#5
  6. racer1735

    racer1735 Long timer

    Joined:
    Dec 30, 2005
    Oddometer:
    1,180
    Location:
    Amarillo/Canyon, TX
    My first car was my dad's hand-me-down 1971 Ford Pinto. Battery went dead so purchased new and installed myself (I was 16 years old at the time). Knew the terminals were on the top-front of the previous battery so installed new one the same way, not noticing that the terminals were reversed if I installed the battery in the same manner. Hooked it up and watched the wire insulation melt from the battery to the a couple components under the hood. Didn't affect the starter or alternator (this was before there was too much electrical on a car!). Replaced the harness and all was well, but that was definitely a learning experience.
    #6
  7. nhbubba

    nhbubba Internet Tough Guy

    Joined:
    May 24, 2011
    Oddometer:
    672
    Location:
    Southern NH
    Racing an SV. Bike is running rough in practice. Pit in. Pop the tank up. Checking the terminals on the coils. Rear cylinder is hot. I grab an oily rag that was at hand, place it on the head. Bam! Insulation between me and the rear jug. Tighten the terminals, slap the tank back and we’re done. 30 min later I’m on track and see corner workers black flagging me. ME! WTF! I pull off track and a worker sets on me “you are on fire” “what?” “FIRE!” “What?” “FIRE MUTHER EFFER!!!”

    Yeah. Turns out it was just smoking. But still. Earned a dose of that dry powder extinguisher. Couple of new crank vents and a good wash later we were good to go. But geez man!
    #7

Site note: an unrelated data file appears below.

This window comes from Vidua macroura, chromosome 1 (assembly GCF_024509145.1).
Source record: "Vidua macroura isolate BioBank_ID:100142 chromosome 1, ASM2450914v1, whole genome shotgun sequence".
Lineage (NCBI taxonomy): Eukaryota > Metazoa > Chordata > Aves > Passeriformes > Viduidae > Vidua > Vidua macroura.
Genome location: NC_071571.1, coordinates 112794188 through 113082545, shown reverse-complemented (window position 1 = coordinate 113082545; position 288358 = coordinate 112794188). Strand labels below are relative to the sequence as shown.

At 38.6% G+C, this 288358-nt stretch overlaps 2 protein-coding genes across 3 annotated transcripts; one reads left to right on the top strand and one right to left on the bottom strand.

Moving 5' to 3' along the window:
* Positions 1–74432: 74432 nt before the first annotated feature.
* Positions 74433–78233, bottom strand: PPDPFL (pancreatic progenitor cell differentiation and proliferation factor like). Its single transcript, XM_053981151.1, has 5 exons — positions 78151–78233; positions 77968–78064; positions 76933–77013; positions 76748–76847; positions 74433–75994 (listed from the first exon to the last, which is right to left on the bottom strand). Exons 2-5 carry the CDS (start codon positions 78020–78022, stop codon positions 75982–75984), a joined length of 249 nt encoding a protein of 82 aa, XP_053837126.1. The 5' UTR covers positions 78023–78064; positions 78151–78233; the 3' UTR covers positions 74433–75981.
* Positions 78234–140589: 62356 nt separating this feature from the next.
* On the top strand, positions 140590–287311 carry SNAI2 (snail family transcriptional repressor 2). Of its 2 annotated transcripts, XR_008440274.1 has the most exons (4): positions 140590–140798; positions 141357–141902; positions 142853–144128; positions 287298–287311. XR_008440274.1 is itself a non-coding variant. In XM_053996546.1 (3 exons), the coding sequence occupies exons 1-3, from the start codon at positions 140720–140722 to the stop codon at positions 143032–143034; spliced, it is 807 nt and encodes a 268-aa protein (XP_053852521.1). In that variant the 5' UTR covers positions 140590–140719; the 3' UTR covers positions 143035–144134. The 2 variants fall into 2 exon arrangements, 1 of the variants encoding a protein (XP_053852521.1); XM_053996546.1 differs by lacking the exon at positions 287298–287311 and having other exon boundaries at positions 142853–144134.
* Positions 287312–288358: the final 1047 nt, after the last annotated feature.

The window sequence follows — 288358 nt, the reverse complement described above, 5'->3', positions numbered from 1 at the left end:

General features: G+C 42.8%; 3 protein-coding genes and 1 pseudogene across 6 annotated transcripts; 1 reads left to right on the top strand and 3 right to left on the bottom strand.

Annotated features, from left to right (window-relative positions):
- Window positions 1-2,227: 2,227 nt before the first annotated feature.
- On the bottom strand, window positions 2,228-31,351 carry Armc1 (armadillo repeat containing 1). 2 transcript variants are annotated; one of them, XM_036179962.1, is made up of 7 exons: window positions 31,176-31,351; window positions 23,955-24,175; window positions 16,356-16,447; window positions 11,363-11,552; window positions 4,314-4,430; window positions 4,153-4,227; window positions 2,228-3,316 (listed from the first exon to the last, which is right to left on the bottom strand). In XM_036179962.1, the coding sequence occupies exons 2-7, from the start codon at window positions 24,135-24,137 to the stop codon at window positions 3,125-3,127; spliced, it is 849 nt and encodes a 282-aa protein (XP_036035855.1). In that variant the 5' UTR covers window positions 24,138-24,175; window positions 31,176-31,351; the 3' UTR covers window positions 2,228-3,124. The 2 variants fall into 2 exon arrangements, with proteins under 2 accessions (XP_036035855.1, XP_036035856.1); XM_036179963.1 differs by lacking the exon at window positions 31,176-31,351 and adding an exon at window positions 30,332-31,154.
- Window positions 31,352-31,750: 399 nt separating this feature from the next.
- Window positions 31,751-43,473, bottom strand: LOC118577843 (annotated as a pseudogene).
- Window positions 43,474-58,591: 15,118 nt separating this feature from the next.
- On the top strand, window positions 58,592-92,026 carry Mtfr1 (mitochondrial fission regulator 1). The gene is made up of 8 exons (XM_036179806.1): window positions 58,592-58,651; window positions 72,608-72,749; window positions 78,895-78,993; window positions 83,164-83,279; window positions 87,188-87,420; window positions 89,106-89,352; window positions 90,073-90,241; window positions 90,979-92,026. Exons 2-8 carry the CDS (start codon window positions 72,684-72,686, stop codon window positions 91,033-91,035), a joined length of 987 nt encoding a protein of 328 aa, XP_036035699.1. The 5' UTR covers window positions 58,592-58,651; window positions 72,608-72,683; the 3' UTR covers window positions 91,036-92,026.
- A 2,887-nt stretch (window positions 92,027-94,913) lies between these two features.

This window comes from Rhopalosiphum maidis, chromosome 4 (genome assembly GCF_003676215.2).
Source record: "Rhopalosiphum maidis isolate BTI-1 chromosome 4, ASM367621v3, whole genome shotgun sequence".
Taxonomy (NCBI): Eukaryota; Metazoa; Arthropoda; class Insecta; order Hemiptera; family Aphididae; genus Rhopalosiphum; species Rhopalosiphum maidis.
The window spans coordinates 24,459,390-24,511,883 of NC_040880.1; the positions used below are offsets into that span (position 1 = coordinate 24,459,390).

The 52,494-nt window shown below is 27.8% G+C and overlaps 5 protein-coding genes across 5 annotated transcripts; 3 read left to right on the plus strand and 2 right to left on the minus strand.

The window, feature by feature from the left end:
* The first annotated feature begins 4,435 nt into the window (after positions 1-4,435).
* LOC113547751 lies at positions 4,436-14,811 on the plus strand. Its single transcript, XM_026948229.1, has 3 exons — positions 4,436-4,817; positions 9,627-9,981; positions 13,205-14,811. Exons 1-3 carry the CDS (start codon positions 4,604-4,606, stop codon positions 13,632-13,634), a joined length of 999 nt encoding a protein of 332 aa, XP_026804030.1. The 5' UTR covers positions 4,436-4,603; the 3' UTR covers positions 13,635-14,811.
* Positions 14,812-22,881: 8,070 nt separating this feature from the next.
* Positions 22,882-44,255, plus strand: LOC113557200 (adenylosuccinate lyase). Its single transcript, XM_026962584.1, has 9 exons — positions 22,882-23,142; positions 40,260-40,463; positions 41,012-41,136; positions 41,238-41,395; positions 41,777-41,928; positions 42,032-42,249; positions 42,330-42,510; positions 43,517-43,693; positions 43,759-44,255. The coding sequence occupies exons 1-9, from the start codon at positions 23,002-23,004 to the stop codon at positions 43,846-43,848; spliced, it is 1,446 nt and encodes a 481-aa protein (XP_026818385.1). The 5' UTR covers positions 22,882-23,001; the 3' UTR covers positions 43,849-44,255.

8. BlueRidgeBandit

    BlueRidgeBandit Taylor R.

    Joined:
    Jan 31, 2015
    Oddometer:
    85
    Location:
    Columbus GA
    That is a *quality* mess-up story. Glad the bike recovered!
    #8
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  9. SmittyBlackstone

    SmittyBlackstone Been here awhile

    Joined:
    Mar 3, 2015
    Oddometer:
    660
    Location:
    Westchster County, NY
    Got married the first time.
    Still paying for that one.
    #9
  10. baloneyskin daddy

    baloneyskin daddy bikaholic Super Supporter

    Joined:
    Oct 21, 2009
    Oddometer:
    3,522
    Location:
    southcentral PA.
    Everybodys made that mistake.
    #10
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  11. Beezer

    Beezer Long timer Supporter

    Joined:
    Oct 26, 2004
    Oddometer:
    9,180
    Location:
    Anchorage, formerly Spenard (hub of the universe)
    left a rag in an engine I built up. it would run great for 30 seconds, then the oil light would come on. apparently the rag would suck up & stick to the pickup screen, then release when not running. I thought it was the pump, but obvious when I dropped the pan. didn't have to pull the engine though. and it wasn't that big a rag either, about 6" square

    theres probably dumber stuff but my self protection systems won't let them surface
    #11
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  12. baldman1

    baldman1 Long timer

    Joined:
    Jan 18, 2013
    Oddometer:
    1,749
    There are to many for me to pick from.
    #12
  13. nhbubba

    nhbubba Internet Tough Guy

    Joined:
    May 24, 2011
    Oddometer:
    672
    Location:
    Southern NH
    I could fill a book.

    Nearly new/used DL650. Pull plastics & tank to inspect the air cleaner before the first ride in spring. Pop a bit of paper-towel in the intake port to keep anything from falling in. Inspect. Re-assemble. Power on. Throttle body cycles.. sounds funny. Whatever. Send it.

    3 miles from the barn the EFI light goes off. Circle back. Dealer mode. She's effed, never should have bought it.. is there a warranty or do we just push it off a cliff?!